Sweden’s government has cancelled its reforms of the AP Fund system, following resistance from opposition parties.
A spokeswoman for Per Bolund, the country’s financial markets minister, confirmed to IPE that the closure of two of the SEK1.2trn (€126bn) system’s buffer funds had been “cancelled”, after the government and opposition parties failed to come to an agreement on the future of the reforms.
The reforms, which would have seen the closure of AP6 and a second, as yet-undecided buffer fund, have been criticised for risking “political micromanagement” of the system’s assets.
They drew scorn from both the Confederation of Swedish Enterprise – which said they would be “seriously detrimental” to the stability of the system – and Sweden’s central bank, which said they would make long-term investment “difficult if not impossible”.
The announcement comes after a meeting of Pensionsgruppen – the cross-party body, with representatives of the two government and four opposition parties, tasked with reaching a consensus on pension reform – failed to reach a joint position on the reform’s future.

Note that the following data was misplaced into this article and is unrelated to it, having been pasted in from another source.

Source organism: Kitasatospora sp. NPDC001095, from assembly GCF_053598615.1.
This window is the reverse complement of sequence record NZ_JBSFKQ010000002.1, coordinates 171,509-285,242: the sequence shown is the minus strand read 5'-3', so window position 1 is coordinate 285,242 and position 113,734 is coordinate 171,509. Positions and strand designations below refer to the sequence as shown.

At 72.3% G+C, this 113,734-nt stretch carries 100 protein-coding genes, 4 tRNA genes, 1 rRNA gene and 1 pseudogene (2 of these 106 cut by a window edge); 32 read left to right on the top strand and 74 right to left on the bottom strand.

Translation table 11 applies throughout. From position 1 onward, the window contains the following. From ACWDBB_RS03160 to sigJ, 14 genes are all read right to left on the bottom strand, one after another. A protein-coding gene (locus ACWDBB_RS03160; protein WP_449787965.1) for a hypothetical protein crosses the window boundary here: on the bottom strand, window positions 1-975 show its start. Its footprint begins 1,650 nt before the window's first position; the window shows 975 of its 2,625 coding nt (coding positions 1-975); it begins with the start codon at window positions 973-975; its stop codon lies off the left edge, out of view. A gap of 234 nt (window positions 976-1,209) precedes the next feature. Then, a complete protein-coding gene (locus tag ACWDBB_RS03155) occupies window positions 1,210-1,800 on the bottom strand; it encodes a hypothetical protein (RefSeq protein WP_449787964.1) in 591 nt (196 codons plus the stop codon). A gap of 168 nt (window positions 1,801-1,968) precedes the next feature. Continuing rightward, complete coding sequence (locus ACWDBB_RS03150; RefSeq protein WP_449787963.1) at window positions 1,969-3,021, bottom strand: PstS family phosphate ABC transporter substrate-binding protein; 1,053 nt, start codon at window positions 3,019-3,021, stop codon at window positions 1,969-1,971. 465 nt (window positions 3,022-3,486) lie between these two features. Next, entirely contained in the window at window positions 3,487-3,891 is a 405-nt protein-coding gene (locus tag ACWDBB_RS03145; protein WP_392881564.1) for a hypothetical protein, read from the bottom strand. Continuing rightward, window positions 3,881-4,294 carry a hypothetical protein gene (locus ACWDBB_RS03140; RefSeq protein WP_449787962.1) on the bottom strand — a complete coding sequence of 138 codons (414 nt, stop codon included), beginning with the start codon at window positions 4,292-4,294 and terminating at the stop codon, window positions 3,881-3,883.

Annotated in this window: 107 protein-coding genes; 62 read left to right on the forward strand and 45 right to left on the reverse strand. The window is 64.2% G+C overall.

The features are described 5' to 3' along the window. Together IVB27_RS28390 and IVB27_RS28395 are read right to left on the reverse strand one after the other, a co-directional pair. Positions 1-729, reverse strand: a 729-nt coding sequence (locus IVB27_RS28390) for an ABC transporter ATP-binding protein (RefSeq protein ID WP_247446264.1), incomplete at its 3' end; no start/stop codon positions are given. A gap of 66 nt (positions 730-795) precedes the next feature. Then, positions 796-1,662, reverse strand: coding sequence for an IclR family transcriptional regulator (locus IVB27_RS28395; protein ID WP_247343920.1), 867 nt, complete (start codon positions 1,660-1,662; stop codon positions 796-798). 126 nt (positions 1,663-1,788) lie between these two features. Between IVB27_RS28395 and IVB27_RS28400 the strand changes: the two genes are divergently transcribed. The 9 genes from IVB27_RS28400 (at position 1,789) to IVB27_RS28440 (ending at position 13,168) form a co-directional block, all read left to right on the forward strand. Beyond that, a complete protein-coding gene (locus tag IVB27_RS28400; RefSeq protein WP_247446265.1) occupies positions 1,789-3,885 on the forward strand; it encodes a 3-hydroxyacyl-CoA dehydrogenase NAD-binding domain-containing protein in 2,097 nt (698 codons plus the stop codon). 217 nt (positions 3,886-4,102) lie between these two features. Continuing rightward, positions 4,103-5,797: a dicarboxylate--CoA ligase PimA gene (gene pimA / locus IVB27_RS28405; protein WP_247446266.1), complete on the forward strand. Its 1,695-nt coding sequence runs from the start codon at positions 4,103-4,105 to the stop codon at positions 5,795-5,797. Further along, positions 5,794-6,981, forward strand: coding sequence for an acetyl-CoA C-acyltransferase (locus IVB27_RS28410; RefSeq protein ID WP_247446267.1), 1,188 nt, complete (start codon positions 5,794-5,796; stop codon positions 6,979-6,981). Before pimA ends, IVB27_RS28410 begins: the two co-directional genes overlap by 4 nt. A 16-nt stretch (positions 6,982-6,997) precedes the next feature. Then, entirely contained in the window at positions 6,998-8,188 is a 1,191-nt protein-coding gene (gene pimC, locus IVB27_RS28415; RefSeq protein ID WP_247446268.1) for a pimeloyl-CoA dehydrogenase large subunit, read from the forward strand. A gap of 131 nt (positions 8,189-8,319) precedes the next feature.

The move follows several months of criticism from the opposition Liberal People’s Party (FP), which had signed off on the reform before proposals were unveiled this summer, and was in government in 2011 when the closure of two of the funds was first considered.
Within weeks of the proposals’ publication in June, FP leader Jan Björklund questioned whether his party could continue supporting them.
The idea of reforming the current system, comprising buffer funds AP1-4 and private equity fund AP6, was subject to an inquiry that, in 2012, recommended the government consider establishing a single buffer fund rather than retaining three.